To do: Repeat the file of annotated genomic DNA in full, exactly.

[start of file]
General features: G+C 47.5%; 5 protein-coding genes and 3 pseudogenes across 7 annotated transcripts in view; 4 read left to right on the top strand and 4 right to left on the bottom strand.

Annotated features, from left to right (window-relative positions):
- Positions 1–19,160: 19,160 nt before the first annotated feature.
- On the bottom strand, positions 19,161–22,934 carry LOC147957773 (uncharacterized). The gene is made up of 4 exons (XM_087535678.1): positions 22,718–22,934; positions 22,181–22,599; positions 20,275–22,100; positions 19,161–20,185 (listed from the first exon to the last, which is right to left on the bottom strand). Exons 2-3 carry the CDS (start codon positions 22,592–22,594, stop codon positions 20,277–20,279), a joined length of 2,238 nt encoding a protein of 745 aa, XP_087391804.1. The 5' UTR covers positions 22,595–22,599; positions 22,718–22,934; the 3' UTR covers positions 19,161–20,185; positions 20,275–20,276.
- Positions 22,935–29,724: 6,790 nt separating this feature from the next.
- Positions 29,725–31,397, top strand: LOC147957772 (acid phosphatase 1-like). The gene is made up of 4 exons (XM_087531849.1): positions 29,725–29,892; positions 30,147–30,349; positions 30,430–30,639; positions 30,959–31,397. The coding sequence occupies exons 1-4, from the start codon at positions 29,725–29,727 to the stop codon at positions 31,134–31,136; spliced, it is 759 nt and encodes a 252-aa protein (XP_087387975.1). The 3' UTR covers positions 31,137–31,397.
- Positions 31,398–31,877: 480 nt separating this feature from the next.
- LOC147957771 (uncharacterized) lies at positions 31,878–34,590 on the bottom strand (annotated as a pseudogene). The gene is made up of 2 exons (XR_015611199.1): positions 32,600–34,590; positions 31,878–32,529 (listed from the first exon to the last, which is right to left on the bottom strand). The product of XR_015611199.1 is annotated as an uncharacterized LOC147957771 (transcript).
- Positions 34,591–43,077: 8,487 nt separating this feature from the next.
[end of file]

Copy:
General features: G+C 47.5%; 5 protein-coding genes and 3 pseudogenes across 7 annotated transcripts in view; 4 read left to right on the top strand and 4 right to left on the bottom strand.

Annotated features, from left to right (window-relative positions):
- Positions 1–19,160: 19,160 nt before the first annotated feature.
- On the bottom strand, positions 19,161–22,934 carry LOC147957773 (uncharacterized). The gene is made up of 4 exons (XM_087535678.1): positions 22,718–22,934; positions 22,181–22,599; positions 20,275–22,100; positions 19,161–20,185 (listed from the first exon to the last, which is right to left on the bottom strand). Exons 2-3 carry the CDS (start codon positions 22,592–22,594, stop codon positions 20,277–20,279), a joined length of 2,238 nt encoding a protein of 745 aa, XP_087391804.1. The 5' UTR covers positions 22,595–22,599; positions 22,718–22,934; the 3' UTR covers positions 19,161–20,185; positions 20,275–20,276.
- Positions 22,935–29,724: 6,790 nt separating this feature from the next.
- Positions 29,725–31,397, top strand: LOC147957772 (acid phosphatase 1-like). The gene is made up of 4 exons (XM_087531849.1): positions 29,725–29,892; positions 30,147–30,349; positions 30,430–30,639; positions 30,959–31,397. The coding sequence occupies exons 1-4, from the start codon at positions 29,725–29,727 to the stop codon at positions 31,134–31,136; spliced, it is 759 nt and encodes a 252-aa protein (XP_087387975.1). The 3' UTR covers positions 31,137–31,397.
- Positions 31,398–31,877: 480 nt separating this feature from the next.
- LOC147957771 (uncharacterized) lies at positions 31,878–34,590 on the bottom strand (annotated as a pseudogene). The gene is made up of 2 exons (XR_015611199.1): positions 32,600–34,590; positions 31,878–32,529 (listed from the first exon to the last, which is right to left on the bottom strand). The product of XR_015611199.1 is annotated as an uncharacterized LOC147957771 (transcript).
- Positions 34,591–43,077: 8,487 nt separating this feature from the next.